Arkansas’s probate code requires estates to go through probate if the decedent owned property, had minor-aged children, or bequeathed valuable assets to beneficiaries, whether or not they died without a will. However, there are a few exceptions to this general rule, especially when beneficiaries and assets do not exist.
In this article, a Fort Smith estate planning attorney discusses scenarios where an estate must go through probate, statutory deadlines, the probate process, and tips for avoiding probate.
When Does Arkansas Require an Estate to Go Through Probate?
The need for probate typically hinges on the types of assets left behind and their value. For example, beneficiary designations do not require probate, but bequeathing the ownership of a car or home does. An estate may need to go through probate if there are documents that are handwritten or unclear, the beneficiaries are dependents without a guardian, or if the estate assets include real estate and other high-value properties.
Every legal situation is unique, and minor details can change the entire trajectory of probate proceedings. The most practical method for determining if an estate needs to go through probate is by speaking with an Arkansas estate planning attorney. They can apply their legal knowledge directly to your situation so that you can make sound decisions throughout the process.
How Much Time Does Arkansas Allow the Estate Executor to File for Probate?
The estate executor has up to five years to file for probate in Arkansas. If the executor does not file a probate petition within this time, they could be held personally liable for civil damages by heirs, creditors, and other beneficiaries. It can also prevent the transfer of asset ownership on homes, cars, and cash inheritances.
How Does Probate Work in Arkansas?
Every probate matter follows a different strategy and cadence. However, the primary process is essentially the same.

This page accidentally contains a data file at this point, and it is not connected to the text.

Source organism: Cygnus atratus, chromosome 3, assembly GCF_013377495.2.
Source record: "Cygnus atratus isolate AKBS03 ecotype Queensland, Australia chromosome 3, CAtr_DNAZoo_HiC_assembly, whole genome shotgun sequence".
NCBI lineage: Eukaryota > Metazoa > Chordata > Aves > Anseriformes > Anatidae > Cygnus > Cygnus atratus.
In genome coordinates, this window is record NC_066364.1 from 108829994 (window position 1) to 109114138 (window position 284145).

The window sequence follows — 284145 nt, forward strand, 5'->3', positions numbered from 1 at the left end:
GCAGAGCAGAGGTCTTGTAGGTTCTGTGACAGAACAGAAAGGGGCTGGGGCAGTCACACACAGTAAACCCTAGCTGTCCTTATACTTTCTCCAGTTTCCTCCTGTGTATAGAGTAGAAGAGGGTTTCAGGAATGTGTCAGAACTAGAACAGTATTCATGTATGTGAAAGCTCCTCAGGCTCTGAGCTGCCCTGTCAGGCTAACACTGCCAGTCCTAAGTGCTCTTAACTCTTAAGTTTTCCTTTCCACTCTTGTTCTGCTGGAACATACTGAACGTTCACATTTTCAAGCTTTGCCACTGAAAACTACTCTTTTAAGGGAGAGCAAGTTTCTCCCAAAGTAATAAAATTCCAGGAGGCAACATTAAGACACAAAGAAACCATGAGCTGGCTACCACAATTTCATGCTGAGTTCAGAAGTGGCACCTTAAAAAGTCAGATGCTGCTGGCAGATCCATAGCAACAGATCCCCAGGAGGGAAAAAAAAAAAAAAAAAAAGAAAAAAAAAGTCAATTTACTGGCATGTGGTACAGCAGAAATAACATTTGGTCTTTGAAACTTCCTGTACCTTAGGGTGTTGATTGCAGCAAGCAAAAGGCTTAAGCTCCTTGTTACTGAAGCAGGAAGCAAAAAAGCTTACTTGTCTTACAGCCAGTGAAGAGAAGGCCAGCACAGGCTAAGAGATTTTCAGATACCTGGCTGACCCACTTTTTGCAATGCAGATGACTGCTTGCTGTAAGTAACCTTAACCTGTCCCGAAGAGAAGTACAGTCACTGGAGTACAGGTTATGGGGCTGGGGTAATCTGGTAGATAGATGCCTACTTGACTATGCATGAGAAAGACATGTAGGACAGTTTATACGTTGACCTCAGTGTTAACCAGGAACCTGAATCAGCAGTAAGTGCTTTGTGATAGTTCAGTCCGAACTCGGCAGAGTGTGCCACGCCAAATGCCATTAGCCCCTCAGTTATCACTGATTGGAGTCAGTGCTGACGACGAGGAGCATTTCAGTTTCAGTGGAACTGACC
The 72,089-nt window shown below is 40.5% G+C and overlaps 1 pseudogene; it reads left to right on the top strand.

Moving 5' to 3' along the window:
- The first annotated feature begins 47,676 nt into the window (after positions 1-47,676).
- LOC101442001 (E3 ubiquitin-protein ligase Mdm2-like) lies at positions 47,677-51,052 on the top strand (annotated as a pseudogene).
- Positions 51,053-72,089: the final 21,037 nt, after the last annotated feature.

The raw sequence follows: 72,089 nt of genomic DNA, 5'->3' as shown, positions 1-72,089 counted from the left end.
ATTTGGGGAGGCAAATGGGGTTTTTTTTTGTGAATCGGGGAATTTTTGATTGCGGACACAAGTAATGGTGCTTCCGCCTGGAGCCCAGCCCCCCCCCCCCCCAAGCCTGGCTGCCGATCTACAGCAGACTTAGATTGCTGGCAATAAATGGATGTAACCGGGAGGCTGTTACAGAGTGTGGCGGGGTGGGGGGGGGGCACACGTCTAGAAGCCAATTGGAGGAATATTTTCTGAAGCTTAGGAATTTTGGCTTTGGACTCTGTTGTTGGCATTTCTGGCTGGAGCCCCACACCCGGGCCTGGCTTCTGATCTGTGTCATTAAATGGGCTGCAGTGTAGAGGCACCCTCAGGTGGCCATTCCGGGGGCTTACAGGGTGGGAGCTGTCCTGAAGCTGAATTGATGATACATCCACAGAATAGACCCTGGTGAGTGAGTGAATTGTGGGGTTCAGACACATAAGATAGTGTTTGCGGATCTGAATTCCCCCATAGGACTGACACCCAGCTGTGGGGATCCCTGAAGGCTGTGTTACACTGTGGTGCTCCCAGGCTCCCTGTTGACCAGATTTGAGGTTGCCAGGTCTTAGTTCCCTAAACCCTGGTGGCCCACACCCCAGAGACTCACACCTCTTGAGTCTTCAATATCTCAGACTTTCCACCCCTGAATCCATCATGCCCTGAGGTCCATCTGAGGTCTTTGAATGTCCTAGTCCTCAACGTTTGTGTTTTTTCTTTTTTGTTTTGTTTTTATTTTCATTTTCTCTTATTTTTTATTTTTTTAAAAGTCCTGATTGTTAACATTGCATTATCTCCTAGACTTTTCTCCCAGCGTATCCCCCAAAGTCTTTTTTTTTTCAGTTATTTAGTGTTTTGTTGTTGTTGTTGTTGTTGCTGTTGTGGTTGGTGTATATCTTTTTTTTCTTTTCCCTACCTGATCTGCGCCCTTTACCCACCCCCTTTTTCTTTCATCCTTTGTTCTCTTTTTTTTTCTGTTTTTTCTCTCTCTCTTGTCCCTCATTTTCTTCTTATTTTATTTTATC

Here are the steps that most probate cases follow from a general standpoint:
- File a probate petition in the circuit court of the decedent’s death or residence
- Send testamentary notices to heirs
- Inventory and appraise the estate’s assets
- Settle estate debts with creditor claimants
- Liquidate estate assets
- Pay estate taxes where applicable
- Distribute assets to heirs after final order issuance
There are slightly different steps required if the decedent did not leave a will behind, especially when it comes to notifying statutory heirs and naming an executor or personal representative.
Small Estate Probate for Assets Under $100,000
Arkansas’s probate code recognizes a simplified probate procedure for smaller estates under $100,000. A personal representative or executor of a qualifying estate will need to receive court authorization to utilize it. The primary advantage of small estate probate in Arkansas is that it allows for faster processing and less red tape.
What Happens if Someone Challenges the Will?
Challenging a will is when an interested party—usually a family member or heir—formally alleges to the probate court that an inequity or impropriety took place. The interested person must raise their objections before ordering the final estate’s distribution.
Common reasons for challenging a will include:
- Incapacitation of the decedent at the time they wrote it
- Fraud or undue influence
- Improper witnesses
- Unclear will provisions
- Existence of two or more wills
Whether you are the executor of a case being challenged or the one objecting to the proceedings as presented, it is essential to get legal advice from an experienced probate attorney. They have experience handling a multitude of probate contests and can guide you through the legal process.
How to Avoid Probate in Arkansas
While probate can be costly and time-consuming, a living trust can help you avoid it. Trusts offer many benefits, which makes them an attractive estate planning tool while helping heirs and family members avoid the arduous and sometimes painful probate process.
An Arkansas living trust transfers your assets into a legal entity called a trust. While the trust assumes legal control of your assets, you retain legal access to them during your lifetime. When you pass away, the assets in your living trust are transferred to the beneficiaries you have designated.
In Arkansas, the person who establishes a living trust is referred to as the trustee. The trustee is frequently a family member, a company specializing in trust management, or yourself. If you name yourself as trustee when establishing a living trust in Arkansas, you must also designate a successor trustee to take over managing the trust following your death.
After your death, the trust assets are distributed to the beneficiaries you specify. Establishing a living trust lets you transfer your property without going through the probate process.
Get Legal Help with Arkansas Probate RequirementsIf you need advice, our legal team can help. An estate planning lawyer at Milligan Law Offices can guide you throughout the probate process or establish an estate plan that allows your assets and family members to avoid probate entirely. Get an initial case evaluation by calling (479) 783-2213 or click here to send us a message.